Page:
The changes may seem minor on first read, but upon a closer look have wider ramifications. For example, the CPRs banned practice 7 prohibits false statements a product would be available/available on particular terms for a "very limited time". The amended version simply refers to a "limited time". In practical terms, extending sales and promotional offers is potentially going to get a whole lot riskier.

In other cases, there are some significant extensions. Banned practice 17 "Falsely claiming that a product is able to cure illnesses, dysfunction or malformations". Reappears as 18(1): "Falsely claiming that a product is able to - (a) prevent or treat disease or a malformation, (b) restore, correct or modify a physiological function, or (c) modify a person’s appearance." In practical terms, this could mean that unsubstantiated efficacy claims for cosmetics would be caught.   

Risk of getting it wrong: civil penalties for 10% of global turnover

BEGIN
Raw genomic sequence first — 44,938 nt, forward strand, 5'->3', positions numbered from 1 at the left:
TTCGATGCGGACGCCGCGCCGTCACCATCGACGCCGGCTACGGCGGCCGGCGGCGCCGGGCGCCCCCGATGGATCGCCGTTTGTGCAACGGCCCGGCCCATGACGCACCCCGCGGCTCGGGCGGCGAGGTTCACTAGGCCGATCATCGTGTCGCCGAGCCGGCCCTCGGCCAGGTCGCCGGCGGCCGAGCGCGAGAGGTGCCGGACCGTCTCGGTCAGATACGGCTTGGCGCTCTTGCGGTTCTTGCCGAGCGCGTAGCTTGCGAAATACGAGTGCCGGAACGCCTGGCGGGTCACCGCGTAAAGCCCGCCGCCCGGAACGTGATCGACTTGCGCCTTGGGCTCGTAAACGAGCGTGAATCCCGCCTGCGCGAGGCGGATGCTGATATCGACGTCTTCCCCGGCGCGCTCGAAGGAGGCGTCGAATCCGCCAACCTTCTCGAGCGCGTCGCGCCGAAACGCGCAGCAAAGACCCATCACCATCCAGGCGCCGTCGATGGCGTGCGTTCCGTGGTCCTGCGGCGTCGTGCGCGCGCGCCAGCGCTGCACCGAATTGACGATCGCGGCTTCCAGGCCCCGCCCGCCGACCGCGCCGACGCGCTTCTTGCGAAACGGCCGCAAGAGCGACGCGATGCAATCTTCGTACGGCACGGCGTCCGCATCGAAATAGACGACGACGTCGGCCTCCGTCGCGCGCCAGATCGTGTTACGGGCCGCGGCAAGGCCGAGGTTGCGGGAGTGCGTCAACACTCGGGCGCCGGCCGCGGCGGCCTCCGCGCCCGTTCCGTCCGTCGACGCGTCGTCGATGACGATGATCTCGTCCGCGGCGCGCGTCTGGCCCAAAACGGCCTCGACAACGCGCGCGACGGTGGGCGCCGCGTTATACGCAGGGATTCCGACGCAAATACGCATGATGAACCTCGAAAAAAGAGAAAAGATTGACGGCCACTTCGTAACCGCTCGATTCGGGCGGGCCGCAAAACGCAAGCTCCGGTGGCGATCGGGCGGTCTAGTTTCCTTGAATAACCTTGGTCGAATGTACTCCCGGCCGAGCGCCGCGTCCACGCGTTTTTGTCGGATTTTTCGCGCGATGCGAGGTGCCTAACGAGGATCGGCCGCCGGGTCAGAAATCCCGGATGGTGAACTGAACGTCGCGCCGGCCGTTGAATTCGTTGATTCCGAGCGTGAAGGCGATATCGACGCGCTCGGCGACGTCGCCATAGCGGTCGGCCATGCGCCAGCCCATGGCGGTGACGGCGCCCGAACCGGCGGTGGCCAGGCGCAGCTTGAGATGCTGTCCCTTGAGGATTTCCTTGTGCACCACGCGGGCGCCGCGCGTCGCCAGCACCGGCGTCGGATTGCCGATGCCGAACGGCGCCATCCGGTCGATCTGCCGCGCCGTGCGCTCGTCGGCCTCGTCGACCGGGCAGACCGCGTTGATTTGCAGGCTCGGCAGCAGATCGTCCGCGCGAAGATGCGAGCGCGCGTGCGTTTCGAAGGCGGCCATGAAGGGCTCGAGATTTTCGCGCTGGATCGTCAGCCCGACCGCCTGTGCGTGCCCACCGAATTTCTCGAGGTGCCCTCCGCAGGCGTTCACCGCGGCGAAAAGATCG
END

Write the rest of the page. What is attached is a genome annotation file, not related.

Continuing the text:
Under the current regime, the risk of a prosecution by Trading Standards has always existed. However, given budget challenges faced by most Trading Standards departments, in most cases the likelihood of it eventuating is low. For commercial practices in scope of the Advertising Standards Authority (ASA), it presents a higher risk of action, but has no real enforcement powers beyond the power to name and shame.

One of the most significant changes in the DMCC is in regulatory enforcement. If enacted, the DMCC Bill's "Part 3 enforcement regimes” will create two separate regimes for the civil enforcement of consumer law to protect the “collective interests” of consumers: i) a simplified and enhanced court-based regime; and ii) a direct enforcement regime administered by the Competition and Markets Authority (CMA). This could have game-changing implications when it comes to assessing risk with making decisions in relation to commercial practices. Central to this is the significant powers that the CMA will have as a national regulator in this area. The CMA will have powers to issue: